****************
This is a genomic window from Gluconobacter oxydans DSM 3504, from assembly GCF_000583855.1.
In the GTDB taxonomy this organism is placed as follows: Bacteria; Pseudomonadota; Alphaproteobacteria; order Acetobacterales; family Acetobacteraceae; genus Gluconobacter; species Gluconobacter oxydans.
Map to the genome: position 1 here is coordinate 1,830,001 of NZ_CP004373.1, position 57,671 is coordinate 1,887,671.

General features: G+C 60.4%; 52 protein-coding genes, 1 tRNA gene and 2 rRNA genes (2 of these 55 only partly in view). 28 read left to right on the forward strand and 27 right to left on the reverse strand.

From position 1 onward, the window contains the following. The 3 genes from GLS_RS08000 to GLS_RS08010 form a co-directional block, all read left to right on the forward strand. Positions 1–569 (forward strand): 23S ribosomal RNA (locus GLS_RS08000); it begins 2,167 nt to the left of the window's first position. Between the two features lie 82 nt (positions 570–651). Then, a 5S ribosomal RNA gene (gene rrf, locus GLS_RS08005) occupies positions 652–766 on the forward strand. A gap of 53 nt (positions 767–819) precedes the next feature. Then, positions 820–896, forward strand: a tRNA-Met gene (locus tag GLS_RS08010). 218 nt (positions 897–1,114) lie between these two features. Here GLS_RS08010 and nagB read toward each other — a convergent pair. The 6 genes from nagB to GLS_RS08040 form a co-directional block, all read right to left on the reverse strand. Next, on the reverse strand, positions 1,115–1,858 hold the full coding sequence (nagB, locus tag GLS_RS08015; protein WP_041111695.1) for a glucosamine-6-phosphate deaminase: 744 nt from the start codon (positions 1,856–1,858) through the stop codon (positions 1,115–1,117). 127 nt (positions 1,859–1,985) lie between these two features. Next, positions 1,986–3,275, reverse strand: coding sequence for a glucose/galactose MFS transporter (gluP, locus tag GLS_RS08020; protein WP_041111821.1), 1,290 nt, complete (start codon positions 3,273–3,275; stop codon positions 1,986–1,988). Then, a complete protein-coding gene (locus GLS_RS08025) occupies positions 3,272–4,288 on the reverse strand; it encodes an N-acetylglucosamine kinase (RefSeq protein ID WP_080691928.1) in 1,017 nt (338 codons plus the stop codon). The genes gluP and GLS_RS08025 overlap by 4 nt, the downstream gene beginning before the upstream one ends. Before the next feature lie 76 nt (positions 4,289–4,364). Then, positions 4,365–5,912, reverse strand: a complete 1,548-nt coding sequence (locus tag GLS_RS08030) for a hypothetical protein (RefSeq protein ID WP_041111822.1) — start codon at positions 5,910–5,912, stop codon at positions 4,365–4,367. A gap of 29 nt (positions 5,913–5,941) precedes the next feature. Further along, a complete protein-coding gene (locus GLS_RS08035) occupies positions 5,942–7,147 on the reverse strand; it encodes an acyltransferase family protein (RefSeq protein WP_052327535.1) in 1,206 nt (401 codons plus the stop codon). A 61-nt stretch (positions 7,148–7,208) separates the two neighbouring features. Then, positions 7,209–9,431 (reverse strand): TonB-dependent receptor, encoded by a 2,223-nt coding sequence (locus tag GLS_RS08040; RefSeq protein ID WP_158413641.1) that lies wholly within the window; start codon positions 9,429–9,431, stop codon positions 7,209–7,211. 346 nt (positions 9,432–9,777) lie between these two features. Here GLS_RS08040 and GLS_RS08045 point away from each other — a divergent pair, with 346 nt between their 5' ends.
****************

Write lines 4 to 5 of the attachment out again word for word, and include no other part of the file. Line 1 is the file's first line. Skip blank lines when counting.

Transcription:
General features: G+C 60.4%; 52 protein-coding genes, 1 tRNA gene and 2 rRNA genes (2 of these 55 only partly in view). 28 read left to right on the forward strand and 27 right to left on the reverse strand.

From position 1 onward, the window contains the following. The 3 genes from GLS_RS08000 to GLS_RS08010 form a co-directional block, all read left to right on the forward strand. Positions 1–569 (forward strand): 23S ribosomal RNA (locus GLS_RS08000); it begins 2,167 nt to the left of the window's first position. Between the two features lie 82 nt (positions 570–651). Then, a 5S ribosomal RNA gene (gene rrf, locus GLS_RS08005) occupies positions 652–766 on the forward strand. A gap of 53 nt (positions 767–819) precedes the next feature. Then, positions 820–896, forward strand: a tRNA-Met gene (locus tag GLS_RS08010). 218 nt (positions 897–1,114) lie between these two features. Here GLS_RS08010 and nagB read toward each other — a convergent pair. The 6 genes from nagB to GLS_RS08040 form a co-directional block, all read right to left on the reverse strand. Next, on the reverse strand, positions 1,115–1,858 hold the full coding sequence (nagB, locus tag GLS_RS08015; protein WP_041111695.1) for a glucosamine-6-phosphate deaminase: 744 nt from the start codon (positions 1,856–1,858) through the stop codon (positions 1,115–1,117). 127 nt (positions 1,859–1,985) lie between these two features. Next, positions 1,986–3,275, reverse strand: coding sequence for a glucose/galactose MFS transporter (gluP, locus tag GLS_RS08020; protein WP_041111821.1), 1,290 nt, complete (start codon positions 3,273–3,275; stop codon positions 1,986–1,988). Then, a complete protein-coding gene (locus GLS_RS08025) occupies positions 3,272–4,288 on the reverse strand; it encodes an N-acetylglucosamine kinase (RefSeq protein ID WP_080691928.1) in 1,017 nt (338 codons plus the stop codon). The genes gluP and GLS_RS08025 overlap by 4 nt, the downstream gene beginning before the upstream one ends. Before the next feature lie 76 nt (positions 4,289–4,364). Then, positions 4,365–5,912, reverse strand: a complete 1,548-nt coding sequence (locus tag GLS_RS08030) for a hypothetical protein (RefSeq protein ID WP_041111822.1) — start codon at positions 5,910–5,912, stop codon at positions 4,365–4,367. A gap of 29 nt (positions 5,913–5,941) precedes the next feature. Further along, a complete protein-coding gene (locus GLS_RS08035) occupies positions 5,942–7,147 on the reverse strand; it encodes an acyltransferase family protein (RefSeq protein WP_052327535.1) in 1,206 nt (401 codons plus the stop codon). A 61-nt stretch (positions 7,148–7,208) separates the two neighbouring features. Then, positions 7,209–9,431 (reverse strand): TonB-dependent receptor, encoded by a 2,223-nt coding sequence (locus tag GLS_RS08040; RefSeq protein ID WP_158413641.1) that lies wholly within the window; start codon positions 9,429–9,431, stop codon positions 7,209–7,211. 346 nt (positions 9,432–9,777) lie between these two features. Here GLS_RS08040 and GLS_RS08045 point away from each other — a divergent pair, with 346 nt between their 5' ends.